While the film will almost certainly have to settle for the runner up spot behind animated kiddie sequel Hotel Transylvania 2, I believe The Intern could potentially debut above $20 million. However, my prediction puts it a bit under that.

The Intern opening weekend prediction: $19 million

For my Hotel Transylvania 2 prediction, click here:

https://toddmthatcher.com/2015/09/18/hotel-transylvania-2-box-office-prediction/

For my The Green Inferno prediction, click here:

https://toddmthatcher.com/2015/09/19/the-green-inferno-box-office-prediction/

Nightcrawler Movie Review

“What if my problem wasn’t that I don’t understand people, but that I don’t like them?”

So says Lou Bloom (Jake Gyllenhaal), our central character in Dan Gilroy’s Nightcrawler who barely leaves the screen during the film’s running time and probably won’t escape your mind for some time either. When we first meet Lou, he’s a common thief stealing scrap metal who makes what he believes are captivating attempts at obtaining employment. We immediately notice that Lou has no social skills whatsoever. He doesn’t know how to relate to people. All he knows is how to negotiate but he hasn’t found a field in which his negotiations bear fruit.

This changes when Lou happens upon a crime scene and figures out that Los Angeles TV news stations will pay handsomely for gruesome footage. “If it bleeds, it leads” he’s told by another “nightcrawler” played by Bill Paxton . Lou believes he’s found his calling and soon his explicit videos of horrific offenses are airing at 6AM and 11PM by the lowest rated Southern California affiliate. Their news director Nina (Rene Russo) recognizes Lou’s value in increasing ratings. And Lou knows his worth and uses his leverage to bargain with her – not just for gainful employment but for everything he wants from her. This is done in a pitch black comedic restaurant “date” with Nina in which he makes his wishes explicitly clear.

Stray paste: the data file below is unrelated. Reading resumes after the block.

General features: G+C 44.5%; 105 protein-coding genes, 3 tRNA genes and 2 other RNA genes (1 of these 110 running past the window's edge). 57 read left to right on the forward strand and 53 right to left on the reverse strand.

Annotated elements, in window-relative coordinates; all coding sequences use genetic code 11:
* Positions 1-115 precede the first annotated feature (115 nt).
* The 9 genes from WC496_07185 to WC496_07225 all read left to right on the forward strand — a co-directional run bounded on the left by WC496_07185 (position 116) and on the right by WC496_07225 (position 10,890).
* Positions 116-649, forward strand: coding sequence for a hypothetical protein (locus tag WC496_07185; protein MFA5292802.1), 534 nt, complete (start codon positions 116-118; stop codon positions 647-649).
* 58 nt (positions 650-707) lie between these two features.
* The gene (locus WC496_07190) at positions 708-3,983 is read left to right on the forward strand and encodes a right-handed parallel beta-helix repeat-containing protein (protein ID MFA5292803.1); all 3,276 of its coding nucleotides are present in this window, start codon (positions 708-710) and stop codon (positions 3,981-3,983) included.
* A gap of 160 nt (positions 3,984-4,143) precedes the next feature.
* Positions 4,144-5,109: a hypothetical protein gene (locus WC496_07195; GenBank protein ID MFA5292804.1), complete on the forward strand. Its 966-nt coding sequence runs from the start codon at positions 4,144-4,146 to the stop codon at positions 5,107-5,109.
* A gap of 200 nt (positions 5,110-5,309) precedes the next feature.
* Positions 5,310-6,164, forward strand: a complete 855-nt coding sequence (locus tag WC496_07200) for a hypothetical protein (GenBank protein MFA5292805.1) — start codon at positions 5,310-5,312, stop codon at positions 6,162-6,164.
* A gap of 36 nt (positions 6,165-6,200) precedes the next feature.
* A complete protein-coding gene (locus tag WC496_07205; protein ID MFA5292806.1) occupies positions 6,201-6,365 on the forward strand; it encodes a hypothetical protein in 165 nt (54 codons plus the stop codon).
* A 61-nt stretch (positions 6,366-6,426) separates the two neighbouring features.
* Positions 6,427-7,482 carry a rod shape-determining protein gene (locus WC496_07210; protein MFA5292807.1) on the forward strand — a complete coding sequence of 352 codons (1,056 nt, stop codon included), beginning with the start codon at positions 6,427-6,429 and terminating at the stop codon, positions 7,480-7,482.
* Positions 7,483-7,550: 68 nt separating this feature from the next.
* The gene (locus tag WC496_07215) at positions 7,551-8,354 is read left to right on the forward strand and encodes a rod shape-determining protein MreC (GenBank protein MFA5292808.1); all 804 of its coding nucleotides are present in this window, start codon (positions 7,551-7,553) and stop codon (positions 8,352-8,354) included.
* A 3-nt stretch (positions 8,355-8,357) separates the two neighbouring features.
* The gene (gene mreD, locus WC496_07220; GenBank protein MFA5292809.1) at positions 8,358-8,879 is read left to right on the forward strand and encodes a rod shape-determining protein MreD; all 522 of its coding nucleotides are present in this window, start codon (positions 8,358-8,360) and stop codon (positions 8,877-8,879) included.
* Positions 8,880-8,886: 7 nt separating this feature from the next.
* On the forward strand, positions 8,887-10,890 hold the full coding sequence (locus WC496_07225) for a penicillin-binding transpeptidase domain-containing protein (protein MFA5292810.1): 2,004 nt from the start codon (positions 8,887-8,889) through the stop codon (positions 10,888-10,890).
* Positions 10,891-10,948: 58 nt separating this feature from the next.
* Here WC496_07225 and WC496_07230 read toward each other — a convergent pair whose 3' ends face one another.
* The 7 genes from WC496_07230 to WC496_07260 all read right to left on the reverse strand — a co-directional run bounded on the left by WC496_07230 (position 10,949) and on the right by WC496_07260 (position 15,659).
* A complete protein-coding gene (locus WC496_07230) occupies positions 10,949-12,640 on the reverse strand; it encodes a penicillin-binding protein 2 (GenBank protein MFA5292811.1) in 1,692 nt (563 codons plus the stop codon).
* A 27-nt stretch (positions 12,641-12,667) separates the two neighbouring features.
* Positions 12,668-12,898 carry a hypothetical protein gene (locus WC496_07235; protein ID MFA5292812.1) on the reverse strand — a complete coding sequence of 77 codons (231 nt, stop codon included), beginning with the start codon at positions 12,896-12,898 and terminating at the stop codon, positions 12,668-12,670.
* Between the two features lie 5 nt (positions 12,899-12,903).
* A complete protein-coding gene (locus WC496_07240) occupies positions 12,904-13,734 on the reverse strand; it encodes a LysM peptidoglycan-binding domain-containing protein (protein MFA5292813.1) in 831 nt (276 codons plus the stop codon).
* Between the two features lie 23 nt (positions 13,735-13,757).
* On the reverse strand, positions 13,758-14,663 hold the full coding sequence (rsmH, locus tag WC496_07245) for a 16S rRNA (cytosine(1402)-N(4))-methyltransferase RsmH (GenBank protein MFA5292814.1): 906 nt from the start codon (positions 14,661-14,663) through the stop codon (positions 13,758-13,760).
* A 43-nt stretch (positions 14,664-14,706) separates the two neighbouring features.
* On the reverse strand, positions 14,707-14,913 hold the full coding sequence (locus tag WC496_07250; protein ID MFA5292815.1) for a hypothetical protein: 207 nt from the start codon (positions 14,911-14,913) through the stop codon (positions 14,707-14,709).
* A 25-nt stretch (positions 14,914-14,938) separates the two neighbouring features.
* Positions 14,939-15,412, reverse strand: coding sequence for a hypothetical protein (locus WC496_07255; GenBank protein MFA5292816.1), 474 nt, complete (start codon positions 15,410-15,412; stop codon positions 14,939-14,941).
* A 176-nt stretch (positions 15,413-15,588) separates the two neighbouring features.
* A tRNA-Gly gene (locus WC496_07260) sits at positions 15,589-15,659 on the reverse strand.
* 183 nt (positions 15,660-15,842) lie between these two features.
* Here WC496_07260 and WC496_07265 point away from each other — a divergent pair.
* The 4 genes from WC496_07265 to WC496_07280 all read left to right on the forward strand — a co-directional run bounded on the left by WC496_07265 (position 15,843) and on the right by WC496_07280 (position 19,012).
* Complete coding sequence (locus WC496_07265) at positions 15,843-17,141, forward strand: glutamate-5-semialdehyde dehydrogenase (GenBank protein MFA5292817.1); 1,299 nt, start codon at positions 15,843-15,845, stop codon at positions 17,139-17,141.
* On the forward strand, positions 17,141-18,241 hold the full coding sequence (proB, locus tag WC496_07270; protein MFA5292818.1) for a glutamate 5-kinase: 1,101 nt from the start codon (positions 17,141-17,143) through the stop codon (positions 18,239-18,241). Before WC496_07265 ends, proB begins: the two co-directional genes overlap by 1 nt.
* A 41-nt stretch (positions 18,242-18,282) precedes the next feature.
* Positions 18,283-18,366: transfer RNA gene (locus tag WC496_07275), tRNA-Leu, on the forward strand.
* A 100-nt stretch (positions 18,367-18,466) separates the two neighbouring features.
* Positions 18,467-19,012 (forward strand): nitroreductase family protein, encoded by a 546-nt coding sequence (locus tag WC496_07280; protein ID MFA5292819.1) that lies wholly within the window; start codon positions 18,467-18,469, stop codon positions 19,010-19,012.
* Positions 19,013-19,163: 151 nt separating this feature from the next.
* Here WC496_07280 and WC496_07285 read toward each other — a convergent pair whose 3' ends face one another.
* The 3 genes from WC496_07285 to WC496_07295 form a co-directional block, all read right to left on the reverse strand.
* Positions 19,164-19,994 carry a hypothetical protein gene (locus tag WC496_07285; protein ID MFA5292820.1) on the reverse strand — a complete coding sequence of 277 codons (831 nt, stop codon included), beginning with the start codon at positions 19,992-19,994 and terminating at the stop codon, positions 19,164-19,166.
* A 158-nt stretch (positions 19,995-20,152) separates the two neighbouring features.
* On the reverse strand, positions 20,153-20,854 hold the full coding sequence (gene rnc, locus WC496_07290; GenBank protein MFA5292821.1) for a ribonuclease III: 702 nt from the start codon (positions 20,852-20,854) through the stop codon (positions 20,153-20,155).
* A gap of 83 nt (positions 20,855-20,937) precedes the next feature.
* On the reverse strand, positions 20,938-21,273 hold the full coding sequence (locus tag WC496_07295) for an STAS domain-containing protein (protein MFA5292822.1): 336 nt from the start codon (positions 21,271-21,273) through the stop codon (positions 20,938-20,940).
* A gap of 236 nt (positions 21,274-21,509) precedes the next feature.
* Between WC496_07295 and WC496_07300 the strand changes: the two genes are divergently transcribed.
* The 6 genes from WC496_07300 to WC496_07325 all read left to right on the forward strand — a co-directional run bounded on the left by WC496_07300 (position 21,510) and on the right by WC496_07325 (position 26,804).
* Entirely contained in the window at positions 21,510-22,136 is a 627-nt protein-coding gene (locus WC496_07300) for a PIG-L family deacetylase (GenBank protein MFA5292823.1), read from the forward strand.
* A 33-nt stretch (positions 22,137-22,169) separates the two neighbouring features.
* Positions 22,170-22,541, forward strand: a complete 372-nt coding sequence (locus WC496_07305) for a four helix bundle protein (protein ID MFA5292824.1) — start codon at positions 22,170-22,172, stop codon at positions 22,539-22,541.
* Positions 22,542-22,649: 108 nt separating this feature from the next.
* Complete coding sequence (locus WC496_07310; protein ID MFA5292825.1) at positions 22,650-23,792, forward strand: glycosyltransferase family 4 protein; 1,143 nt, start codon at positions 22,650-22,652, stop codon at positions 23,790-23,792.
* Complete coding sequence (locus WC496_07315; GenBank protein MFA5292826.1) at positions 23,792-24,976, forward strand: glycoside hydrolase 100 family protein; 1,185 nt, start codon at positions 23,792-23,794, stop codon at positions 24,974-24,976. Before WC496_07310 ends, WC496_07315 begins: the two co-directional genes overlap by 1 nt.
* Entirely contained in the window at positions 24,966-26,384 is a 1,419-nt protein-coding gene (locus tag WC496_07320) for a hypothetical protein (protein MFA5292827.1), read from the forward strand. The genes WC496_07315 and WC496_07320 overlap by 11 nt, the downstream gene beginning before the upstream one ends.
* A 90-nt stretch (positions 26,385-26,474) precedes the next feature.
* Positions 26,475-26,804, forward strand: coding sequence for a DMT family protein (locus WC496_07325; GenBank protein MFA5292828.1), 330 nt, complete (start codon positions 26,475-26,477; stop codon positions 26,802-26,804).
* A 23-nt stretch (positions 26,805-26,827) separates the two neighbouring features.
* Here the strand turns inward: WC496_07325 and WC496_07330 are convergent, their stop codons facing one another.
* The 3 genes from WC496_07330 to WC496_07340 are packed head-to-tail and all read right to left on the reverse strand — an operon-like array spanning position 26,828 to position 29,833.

Lou also hires assistant Rick (Riz Ahmed) and he suffers the endless banterings of a boss who is forever conducting a verbal performance review of his employee. Their interaction veers between hilarious (in a very dark way) and chilling (in a very real way). Our central character doesn’t like people in a manner that’s somewhat reminiscent of Daniel Plainview in There Will Be Blood. Everything is negotiable to Lou and as amazingly awkward as he is, his objectives are usually met. This extends to his filming work and if the photos of a slain family member aren’t close enough to the bullet holes lodged in the fridge, there’s a way to fix that.

For the better part of this decade, Gyllenhaal has made one solid choice after another from Source Code to End of Watch to Prisoners. This is the pinnacle so far. With director Gilroy’s screenplay giving him a truly unique and endlessly fascinating character to work with, Gyllenhaal nails his quirky and creepy role. Russo gets her juiciest part in years as the producer who will go to the same lengths as Lou to ensure success. Ahmed is the most sympathetic person here (it’s not saying much) and he sees his demented mentor much like the audience does.

Nightcrawler effortlessly manages charcoal colored comedy with a heightened sense of tension. A major accomplishment indeed. The screenplay has plenty to hint at regarding the public’s insatiable need for the most violent news stories while we are eating breakfast or ready to turn in for the night. Lou Bloom realizes it and knows how to profit from it. He figures a way to achieve his sick dreams. Our brilliantly realized title character with a career best performance from Gyllenhaal gets it right with that opening quote. He doesn’t really like people. And while the characters he speaks with in Nightcrawler thinks he doesn’t understand them, maybe he does all too well.

**** (out of four)